The Only Son

A poem by Rudyard Kipling

She dropped the bar, she shot the bolt, she fed the fire anew
For she heard a whimper under the sill and a great grey paw came through.
The fresh flame comforted the hut and shone on the roof-beam,
And the Only Son lay down again and dreamed that he dreamed a dream.
The last ash fell from the withered log with the click of a falling spark,
And the Only Son woke up again, and called across the dark:
"Now was I born of womankind and laid in a mother's breast?
For I have dreamed of a shaggy hide whereon I went to rest.
And was I born of womankind and laid on a father's arm?
For I have dreamed of clashing teeth that guarded me from harm.

And was I born an Only Son and did I play alone?
For I have dreamed of comrades twain that bit me to the bone.
And did I break the barley-cake and steep it in the tyre?
For I have dreamed of a youngling kid new-riven from the byre:
For I have dreamed of a midnight sky and a midnight call to blood
And red-mouthed shadows racing by, that thrust me from my food.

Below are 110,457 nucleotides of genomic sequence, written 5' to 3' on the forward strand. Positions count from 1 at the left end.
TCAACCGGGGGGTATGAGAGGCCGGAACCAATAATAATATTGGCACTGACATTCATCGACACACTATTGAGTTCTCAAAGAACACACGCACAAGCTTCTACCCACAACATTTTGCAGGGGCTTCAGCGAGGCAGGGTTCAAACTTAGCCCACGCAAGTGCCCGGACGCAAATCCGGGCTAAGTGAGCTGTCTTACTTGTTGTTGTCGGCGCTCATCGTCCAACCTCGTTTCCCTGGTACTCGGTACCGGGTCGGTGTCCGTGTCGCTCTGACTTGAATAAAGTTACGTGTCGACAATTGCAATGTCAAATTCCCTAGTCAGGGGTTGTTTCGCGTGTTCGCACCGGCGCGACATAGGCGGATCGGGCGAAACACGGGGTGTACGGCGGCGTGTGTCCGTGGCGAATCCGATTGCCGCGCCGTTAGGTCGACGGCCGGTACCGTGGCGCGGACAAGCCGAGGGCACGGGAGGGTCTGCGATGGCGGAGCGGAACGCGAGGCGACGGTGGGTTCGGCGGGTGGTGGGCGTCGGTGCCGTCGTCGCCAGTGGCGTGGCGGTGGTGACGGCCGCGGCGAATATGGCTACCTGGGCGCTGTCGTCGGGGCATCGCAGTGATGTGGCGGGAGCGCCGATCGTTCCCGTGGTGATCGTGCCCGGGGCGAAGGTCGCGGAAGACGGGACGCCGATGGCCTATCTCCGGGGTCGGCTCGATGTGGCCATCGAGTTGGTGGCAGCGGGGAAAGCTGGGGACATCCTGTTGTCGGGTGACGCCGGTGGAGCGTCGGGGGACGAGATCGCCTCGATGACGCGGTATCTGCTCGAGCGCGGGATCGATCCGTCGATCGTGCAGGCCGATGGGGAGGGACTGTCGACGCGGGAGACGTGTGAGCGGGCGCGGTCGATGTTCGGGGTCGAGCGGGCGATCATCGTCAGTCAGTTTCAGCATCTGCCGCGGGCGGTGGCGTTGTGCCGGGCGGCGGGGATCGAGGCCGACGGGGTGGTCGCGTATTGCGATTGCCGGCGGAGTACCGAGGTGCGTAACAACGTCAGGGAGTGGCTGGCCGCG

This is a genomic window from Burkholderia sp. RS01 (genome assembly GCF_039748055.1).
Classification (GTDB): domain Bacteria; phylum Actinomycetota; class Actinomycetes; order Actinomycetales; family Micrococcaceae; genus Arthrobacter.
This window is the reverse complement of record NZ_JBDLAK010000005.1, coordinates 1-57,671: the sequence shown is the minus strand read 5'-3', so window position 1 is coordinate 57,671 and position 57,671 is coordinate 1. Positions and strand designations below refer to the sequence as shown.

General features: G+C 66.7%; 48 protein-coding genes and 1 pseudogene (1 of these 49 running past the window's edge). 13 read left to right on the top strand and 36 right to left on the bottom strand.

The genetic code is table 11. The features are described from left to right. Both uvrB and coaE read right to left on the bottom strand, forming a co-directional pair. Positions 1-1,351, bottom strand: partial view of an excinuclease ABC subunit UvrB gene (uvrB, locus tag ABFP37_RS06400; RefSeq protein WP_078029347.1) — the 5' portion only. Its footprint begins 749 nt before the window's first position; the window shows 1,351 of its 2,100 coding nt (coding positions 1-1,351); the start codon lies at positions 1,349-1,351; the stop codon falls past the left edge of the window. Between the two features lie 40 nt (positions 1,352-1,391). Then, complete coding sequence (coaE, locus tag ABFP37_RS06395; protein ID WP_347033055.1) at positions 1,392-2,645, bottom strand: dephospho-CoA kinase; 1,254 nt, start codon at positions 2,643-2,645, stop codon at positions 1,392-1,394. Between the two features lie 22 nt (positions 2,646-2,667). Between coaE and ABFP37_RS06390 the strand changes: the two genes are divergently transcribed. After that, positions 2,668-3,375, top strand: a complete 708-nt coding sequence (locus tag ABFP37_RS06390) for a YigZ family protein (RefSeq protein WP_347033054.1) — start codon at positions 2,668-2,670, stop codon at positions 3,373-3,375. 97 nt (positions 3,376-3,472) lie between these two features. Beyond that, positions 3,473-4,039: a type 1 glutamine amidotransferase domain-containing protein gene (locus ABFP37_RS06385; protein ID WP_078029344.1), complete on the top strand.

'Tis an hour yet and an hour yet to the rising of the moon,
But I can see the black roof-tree as plain as it were noon.
'Tis a league and a league to the Lena Falls where the trooping blackbuck go;
But I can hear the little fawn that bleats behind the doe.


'Tis a league and a league to the Lena Falls where the crop and the upland meet,
But I Can smell the wet dawn-wind that wakes the sprouting wheat.
Unbar the door. I may not bide, but I must out and see
If those are wolves that wait outside or my own kin to me!"
. . . . .
She loosed the bar, she slid the bolt, she opened the door anon,
And a grey bitch-wolf came out of the dark and fawned on the Only Son!

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